Gallop Racer 2006

Gallop Racer 2006

P-Bear can finally have his ponies.
Author: Sam Bishop
Published: April 14, 2006
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Gallop Racer is an American marketing manager's nightmare; how can you possibly sell a game based on horse racing -- the sport of overweight deadbeats and even more overweight rich guys with money to blow -- to a crowd of gamers that will likely never, ever consider the game -- much less own a PS2 or be aware of the game's existence? In all honesty, we couldn't tell you. What we can tell you, after a day at the races, is that the game is absolutely worth checking out, if only to satisfy that curiosity.


That's not even the post-event hangover talking. Tecmo wisely carted a handful of editors down to Golden Gate Fields, the local race track here in the Bay Area, and gave us a baptism of fire. We made a few bets based on the odds, we toured the paddocks, met a jockey, watched a race right down on the finish line, and basically got some exposure to the sport.

Then we went up and started betting in earnest. Based purely on the name alone.

As it turns out, this was as good a method as any, because we not only finished the day up, we actually walked away with a deeper appreciation for how insane the names of horses are, and understood the basics of not only betting on the horses, but what goes into getting them across the finish line first. This is key, since playing Gallop Racer 2006 armed without this knowledge is nowhere near as entertaining. It's also what we're going to try to explain in this preview, though we warn you, there's a lot to take in.

GR's bread and butter is, of course, horse racing, and regardless of what mode you'll pick, you'll have to learn the ins and outs of how a jockey rides. Before you even tuck into the races, though, you have the ability to customize just about everything about them, including the jockey's name, age/sex, and face type (though, sadly, we couldn't see what the faces actually looked like), as well as naming the horse, choosing whether or not it's a foal or colt, and rank (which determines what races it can enter).

Tapping the shoulder buttons on this screen opens the floodgates for horse customization. The usual stuff you'd expect is here, like picking body color, independent hoof color, the uniform the jockey rides (though you can set your jockeys to always override this if you'd like), the horse's hood colors, if the ears are wrapped, if blinkers (blinders) are thrown on, and whether or not you want to use a shadow roll -- a sheepskin wrap that goes over the horse's nose to distract it and keep it looking forward. We haven't really noticed a difference in the horse's performance when these are most of the time because races still seem a little random, but the options are certainly there.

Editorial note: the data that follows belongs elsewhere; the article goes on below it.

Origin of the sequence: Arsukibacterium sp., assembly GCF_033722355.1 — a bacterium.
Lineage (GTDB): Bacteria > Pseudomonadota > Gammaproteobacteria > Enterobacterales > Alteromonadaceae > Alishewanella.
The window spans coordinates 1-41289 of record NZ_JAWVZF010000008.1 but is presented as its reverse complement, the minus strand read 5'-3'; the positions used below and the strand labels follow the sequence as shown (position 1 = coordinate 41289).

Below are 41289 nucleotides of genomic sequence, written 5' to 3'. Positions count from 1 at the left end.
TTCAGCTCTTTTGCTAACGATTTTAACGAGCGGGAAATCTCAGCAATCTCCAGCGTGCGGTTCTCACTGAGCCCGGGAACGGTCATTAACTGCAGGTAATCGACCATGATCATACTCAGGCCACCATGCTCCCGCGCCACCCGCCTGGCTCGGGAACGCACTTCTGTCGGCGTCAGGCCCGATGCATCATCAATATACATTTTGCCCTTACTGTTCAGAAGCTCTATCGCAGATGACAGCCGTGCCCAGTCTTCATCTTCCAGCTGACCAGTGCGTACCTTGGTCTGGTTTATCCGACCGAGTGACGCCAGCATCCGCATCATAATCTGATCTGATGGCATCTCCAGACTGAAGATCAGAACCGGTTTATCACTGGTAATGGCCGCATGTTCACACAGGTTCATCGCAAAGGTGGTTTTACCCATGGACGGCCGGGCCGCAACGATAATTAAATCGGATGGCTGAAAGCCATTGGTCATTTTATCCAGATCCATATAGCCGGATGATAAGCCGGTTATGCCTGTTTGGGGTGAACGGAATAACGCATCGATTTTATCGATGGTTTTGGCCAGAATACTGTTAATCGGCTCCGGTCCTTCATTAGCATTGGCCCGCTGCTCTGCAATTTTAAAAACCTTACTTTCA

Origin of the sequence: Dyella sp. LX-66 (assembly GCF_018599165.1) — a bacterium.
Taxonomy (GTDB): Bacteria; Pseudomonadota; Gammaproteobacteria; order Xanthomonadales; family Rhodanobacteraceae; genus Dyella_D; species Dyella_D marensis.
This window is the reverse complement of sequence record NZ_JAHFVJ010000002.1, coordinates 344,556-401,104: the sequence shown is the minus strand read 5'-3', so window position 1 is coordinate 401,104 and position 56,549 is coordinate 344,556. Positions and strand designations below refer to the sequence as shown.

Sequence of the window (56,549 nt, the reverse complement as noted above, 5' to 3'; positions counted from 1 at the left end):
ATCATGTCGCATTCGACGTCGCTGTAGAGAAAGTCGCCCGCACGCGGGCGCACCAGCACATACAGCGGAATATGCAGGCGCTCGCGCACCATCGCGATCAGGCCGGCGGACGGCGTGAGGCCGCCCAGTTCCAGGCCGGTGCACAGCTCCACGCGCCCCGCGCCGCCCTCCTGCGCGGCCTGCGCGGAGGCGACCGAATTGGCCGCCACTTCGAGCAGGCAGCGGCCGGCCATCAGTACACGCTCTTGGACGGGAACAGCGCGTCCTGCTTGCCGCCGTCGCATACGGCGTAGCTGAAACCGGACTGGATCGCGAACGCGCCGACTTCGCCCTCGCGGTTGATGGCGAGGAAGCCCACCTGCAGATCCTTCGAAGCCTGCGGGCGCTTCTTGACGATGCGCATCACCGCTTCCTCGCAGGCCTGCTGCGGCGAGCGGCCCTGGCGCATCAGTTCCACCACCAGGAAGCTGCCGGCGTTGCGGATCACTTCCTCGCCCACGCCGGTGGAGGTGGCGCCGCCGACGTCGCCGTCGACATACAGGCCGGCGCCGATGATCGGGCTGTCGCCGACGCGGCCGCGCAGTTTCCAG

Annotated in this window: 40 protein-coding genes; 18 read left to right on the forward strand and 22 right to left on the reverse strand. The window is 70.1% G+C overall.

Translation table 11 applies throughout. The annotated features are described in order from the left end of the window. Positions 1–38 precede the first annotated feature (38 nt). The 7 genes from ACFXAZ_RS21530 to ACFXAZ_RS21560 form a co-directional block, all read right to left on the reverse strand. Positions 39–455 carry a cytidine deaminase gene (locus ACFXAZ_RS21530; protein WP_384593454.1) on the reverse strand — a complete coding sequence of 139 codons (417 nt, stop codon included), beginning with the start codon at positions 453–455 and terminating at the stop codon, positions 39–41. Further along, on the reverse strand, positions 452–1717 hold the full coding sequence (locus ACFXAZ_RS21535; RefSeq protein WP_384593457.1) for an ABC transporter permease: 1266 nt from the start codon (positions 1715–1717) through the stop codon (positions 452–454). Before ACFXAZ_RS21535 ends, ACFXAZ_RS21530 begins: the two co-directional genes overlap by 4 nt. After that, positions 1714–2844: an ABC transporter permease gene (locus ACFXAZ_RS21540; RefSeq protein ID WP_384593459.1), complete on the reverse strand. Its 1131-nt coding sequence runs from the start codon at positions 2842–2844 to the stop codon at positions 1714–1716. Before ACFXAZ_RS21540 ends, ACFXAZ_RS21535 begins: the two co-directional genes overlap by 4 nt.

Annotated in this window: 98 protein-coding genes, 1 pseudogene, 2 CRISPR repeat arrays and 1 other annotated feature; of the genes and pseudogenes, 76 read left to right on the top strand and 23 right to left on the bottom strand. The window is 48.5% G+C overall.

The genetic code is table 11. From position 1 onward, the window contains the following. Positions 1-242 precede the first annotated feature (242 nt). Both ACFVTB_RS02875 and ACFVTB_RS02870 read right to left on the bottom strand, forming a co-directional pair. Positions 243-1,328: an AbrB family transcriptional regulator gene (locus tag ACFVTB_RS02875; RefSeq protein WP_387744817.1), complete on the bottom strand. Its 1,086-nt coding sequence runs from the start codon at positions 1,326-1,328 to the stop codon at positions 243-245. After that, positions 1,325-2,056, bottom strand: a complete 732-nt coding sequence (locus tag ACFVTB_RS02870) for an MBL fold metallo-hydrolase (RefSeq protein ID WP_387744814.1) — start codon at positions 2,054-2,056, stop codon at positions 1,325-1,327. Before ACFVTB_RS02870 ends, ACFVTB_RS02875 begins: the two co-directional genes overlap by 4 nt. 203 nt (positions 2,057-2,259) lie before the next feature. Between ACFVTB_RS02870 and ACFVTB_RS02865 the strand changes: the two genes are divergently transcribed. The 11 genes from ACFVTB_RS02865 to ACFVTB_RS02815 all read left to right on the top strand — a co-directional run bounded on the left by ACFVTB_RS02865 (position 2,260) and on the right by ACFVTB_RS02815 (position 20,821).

Tabbing over again to the stats lets you make very obvious and noticeable changes to the horse's speed, staying power, stamina, feel, fierceness, tenacity, courage, response, ability to break from the pack, overall power, and response to encouragement. You can goof around with turf or dirt affinities (though these can both be maxed out), play with the horse's favorite position on the track, the optimal distance they run at, leg type, how well they grow and intervals.

If you feel like adding a bit more strategy to the horse, you can also outfit it with particular abilities that kick on in certain situations. Make them fast out of the gate, a leader in the last corner, give them increased toughness, give them slow or face pace affinity, tweak whether they enjoy close races or the pack, and so on. Nearly every one of these boosts also has an opposite, that may at first seem detrimental to the horse (being delicate can't really a good thing, right?), but giving them a fondness for being behind or ahead of the pack could kick on a nice emergency boost.

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